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Rachel Lemieux

Published on

October 23, 2018


Branding, guidelines, rebranding

Brand guidelines, brand standards, style guide, brand book. All different names for the same important document that contains a company’s voice, vision, typography, color palette, imagery, and so the list goes on. One could argue that it’s a business’ bible as it contains all the important information that encapsulates a brand. Style guides can range in length, technique, and level of detail, however, the more comprehensive the guide, the more chances you have of avoiding incorrect interpretation from employees and outside partners.

Whether your company wants an extensive brand book or a quick and dirty style sheet, these are some essential elements that all guides should include:

1. Brand Vision

A brand vision is an honest look at what an organization wants to accomplish in the future and gives the business motivation. It should be aspirational to both employees and customers.

2. Tone of Voice

This is the way a company comes across in both written and spoken word. It should express the brand’s values and personality. Tone of voice is essential in the social media space as it can elevate an organization’s online presence and keep users coming back for more.

Mission Statement 

A company’s mission describes the organization’s objectives, how they reach those objectives and also its purpose and why it exists.

4. Typography

The font and typefaces chosen to represent a company in their collateral, presentations and on the web. Many businesses choose multiple fonts to represent them in different ways, i.e. a font specific for their website and a different, complimentary font for their printed pieces. A system font, is also common for presentations and word documents, as system fonts are preloaded onto everyone’s machines allowing documents to appear the same for all.

colour palette

5. Color Palette 

The primary, secondary and sometimes tertiary colors that are used throughout a brand that set the mood, personality and appearance of the company.

6. Imagery

Imagery is important for a brand as it helps transform its appearance. Whether the company utilizes fun illustration, black and white photography, colored photography, etc., the imagery and any design elements are an important facet to any brand.  Including a layout of how the imagery and design elements are combined within a composition is always a helpful addition to any guide, as it shows users what a final piece shouldlook like.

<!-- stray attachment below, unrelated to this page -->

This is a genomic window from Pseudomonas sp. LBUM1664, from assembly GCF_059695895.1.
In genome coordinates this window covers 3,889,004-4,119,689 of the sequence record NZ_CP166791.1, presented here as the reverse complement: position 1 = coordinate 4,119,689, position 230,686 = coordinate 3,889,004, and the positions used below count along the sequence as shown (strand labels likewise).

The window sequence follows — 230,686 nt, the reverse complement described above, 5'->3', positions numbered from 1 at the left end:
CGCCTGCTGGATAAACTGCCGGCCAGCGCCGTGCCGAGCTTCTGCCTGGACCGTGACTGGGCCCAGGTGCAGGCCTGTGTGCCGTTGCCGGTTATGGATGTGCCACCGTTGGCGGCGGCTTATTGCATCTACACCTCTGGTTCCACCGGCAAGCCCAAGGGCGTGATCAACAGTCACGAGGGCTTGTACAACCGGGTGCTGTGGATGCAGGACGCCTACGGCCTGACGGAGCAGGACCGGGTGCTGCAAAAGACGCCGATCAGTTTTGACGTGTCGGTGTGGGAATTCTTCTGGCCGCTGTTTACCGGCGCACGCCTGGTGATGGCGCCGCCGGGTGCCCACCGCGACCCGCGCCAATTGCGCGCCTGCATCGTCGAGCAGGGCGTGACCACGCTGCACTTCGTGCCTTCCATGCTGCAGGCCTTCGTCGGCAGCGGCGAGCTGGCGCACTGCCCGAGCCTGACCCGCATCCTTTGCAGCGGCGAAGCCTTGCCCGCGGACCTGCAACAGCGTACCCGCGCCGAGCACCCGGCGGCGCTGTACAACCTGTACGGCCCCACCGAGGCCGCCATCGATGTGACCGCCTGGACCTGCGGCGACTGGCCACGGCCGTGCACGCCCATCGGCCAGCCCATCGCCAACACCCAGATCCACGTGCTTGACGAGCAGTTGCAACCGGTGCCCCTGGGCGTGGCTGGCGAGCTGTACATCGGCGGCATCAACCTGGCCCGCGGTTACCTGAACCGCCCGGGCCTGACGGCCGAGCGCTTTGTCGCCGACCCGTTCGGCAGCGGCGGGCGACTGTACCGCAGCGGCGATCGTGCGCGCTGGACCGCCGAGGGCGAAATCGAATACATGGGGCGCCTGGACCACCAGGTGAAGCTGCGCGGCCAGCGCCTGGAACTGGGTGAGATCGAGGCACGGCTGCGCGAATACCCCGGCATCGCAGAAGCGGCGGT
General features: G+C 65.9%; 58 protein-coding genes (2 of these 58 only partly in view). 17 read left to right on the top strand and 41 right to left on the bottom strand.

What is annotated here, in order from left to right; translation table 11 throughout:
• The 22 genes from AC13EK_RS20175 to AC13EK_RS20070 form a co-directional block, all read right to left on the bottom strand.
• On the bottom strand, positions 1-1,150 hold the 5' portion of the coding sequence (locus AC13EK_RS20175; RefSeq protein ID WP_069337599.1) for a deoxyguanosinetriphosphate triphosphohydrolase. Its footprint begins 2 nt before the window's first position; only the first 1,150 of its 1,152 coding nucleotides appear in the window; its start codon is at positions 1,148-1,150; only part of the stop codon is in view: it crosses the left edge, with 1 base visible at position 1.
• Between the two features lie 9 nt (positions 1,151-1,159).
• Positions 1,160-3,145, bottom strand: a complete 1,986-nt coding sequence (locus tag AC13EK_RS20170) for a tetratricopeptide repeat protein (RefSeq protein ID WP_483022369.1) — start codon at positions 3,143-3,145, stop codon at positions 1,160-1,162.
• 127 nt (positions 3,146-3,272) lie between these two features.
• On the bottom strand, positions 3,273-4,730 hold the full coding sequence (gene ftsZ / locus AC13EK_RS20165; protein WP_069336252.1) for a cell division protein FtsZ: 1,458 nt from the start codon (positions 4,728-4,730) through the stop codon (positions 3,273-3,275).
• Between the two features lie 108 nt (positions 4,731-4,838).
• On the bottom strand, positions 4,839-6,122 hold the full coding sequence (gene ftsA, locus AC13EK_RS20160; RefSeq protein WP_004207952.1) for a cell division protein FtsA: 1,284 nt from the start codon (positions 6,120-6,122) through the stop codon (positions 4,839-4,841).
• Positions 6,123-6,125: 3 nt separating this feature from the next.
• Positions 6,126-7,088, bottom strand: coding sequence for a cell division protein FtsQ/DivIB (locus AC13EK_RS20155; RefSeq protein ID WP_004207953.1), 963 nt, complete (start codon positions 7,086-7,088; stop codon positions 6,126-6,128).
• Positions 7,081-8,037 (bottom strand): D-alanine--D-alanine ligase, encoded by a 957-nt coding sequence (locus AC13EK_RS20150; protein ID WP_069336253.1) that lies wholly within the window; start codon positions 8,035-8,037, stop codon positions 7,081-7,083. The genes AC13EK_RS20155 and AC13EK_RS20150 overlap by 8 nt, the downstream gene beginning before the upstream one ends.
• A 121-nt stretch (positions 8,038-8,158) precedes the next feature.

7. Logo usage 

Displaying the different logo variations (color, black & white, all white, one color?) are important for employees and outside partners to make sure the logo is being used correctly and in the proper format.

By including these elements, your guidelines will have the key brand components listed for everyone to view. The next step is giving your employees access to the document, so they can understand the rules of the brand. This sets workers up for success by providing them the tools needed to create integrated, cohesive visual campaigns. Not only should the guidelines be available for use, but having a fun and engaging, easy-to-use document will encourage employees to use the guide whenever and wherever needed. The uniqueness of the guide will also help break through the monotony of other collateral employees view each day. It will inspire employees to abide by standards and get them excited about the company and the brand they work for. As a designer, I love looking through brand standards, the more interesting the layout, the more likely I am to remember the important elements of a brand!

In the end, brand guidelines may seem like an afterthought to some organizations, but speaking from experience, when everyone is on the same page regarding a brand, it’s extremely beneficial. The result is a consistent and integrated feel throughout all collateral pieces, campaigns, and website components. Is your company interested in a brand refresh?

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